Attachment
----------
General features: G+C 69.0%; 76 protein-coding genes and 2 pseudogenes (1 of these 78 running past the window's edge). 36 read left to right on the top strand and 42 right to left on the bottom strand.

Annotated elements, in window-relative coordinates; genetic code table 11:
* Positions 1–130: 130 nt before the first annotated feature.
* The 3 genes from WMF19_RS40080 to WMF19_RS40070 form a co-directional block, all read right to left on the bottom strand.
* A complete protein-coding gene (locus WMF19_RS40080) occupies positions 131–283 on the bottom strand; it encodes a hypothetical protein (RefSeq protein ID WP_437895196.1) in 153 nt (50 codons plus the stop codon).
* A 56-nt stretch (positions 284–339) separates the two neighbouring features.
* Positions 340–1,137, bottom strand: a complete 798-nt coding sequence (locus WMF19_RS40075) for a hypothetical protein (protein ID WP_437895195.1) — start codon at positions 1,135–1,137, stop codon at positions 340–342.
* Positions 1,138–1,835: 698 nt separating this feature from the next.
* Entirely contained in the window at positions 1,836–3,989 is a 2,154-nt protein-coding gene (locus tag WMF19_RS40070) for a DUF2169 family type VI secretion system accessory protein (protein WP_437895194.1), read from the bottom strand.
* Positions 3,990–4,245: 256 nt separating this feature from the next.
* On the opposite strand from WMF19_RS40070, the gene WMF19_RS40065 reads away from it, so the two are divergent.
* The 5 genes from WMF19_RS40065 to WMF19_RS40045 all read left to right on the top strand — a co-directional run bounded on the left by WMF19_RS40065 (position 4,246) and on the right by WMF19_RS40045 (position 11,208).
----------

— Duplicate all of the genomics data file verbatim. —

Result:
General features: G+C 69.0%; 76 protein-coding genes and 2 pseudogenes (1 of these 78 running past the window's edge). 36 read left to right on the top strand and 42 right to left on the bottom strand.

Annotated elements, in window-relative coordinates; genetic code table 11:
* Positions 1–130: 130 nt before the first annotated feature.
* The 3 genes from WMF19_RS40080 to WMF19_RS40070 form a co-directional block, all read right to left on the bottom strand.
* A complete protein-coding gene (locus WMF19_RS40080) occupies positions 131–283 on the bottom strand; it encodes a hypothetical protein (RefSeq protein ID WP_437895196.1) in 153 nt (50 codons plus the stop codon).
* A 56-nt stretch (positions 284–339) separates the two neighbouring features.
* Positions 340–1,137, bottom strand: a complete 798-nt coding sequence (locus WMF19_RS40075) for a hypothetical protein (protein ID WP_437895195.1) — start codon at positions 1,135–1,137, stop codon at positions 340–342.
* Positions 1,138–1,835: 698 nt separating this feature from the next.
* Entirely contained in the window at positions 1,836–3,989 is a 2,154-nt protein-coding gene (locus tag WMF19_RS40070) for a DUF2169 family type VI secretion system accessory protein (protein WP_437895194.1), read from the bottom strand.
* Positions 3,990–4,245: 256 nt separating this feature from the next.
* On the opposite strand from WMF19_RS40070, the gene WMF19_RS40065 reads away from it, so the two are divergent.
* The 5 genes from WMF19_RS40065 to WMF19_RS40045 all read left to right on the top strand — a co-directional run bounded on the left by WMF19_RS40065 (position 4,246) and on the right by WMF19_RS40045 (position 11,208).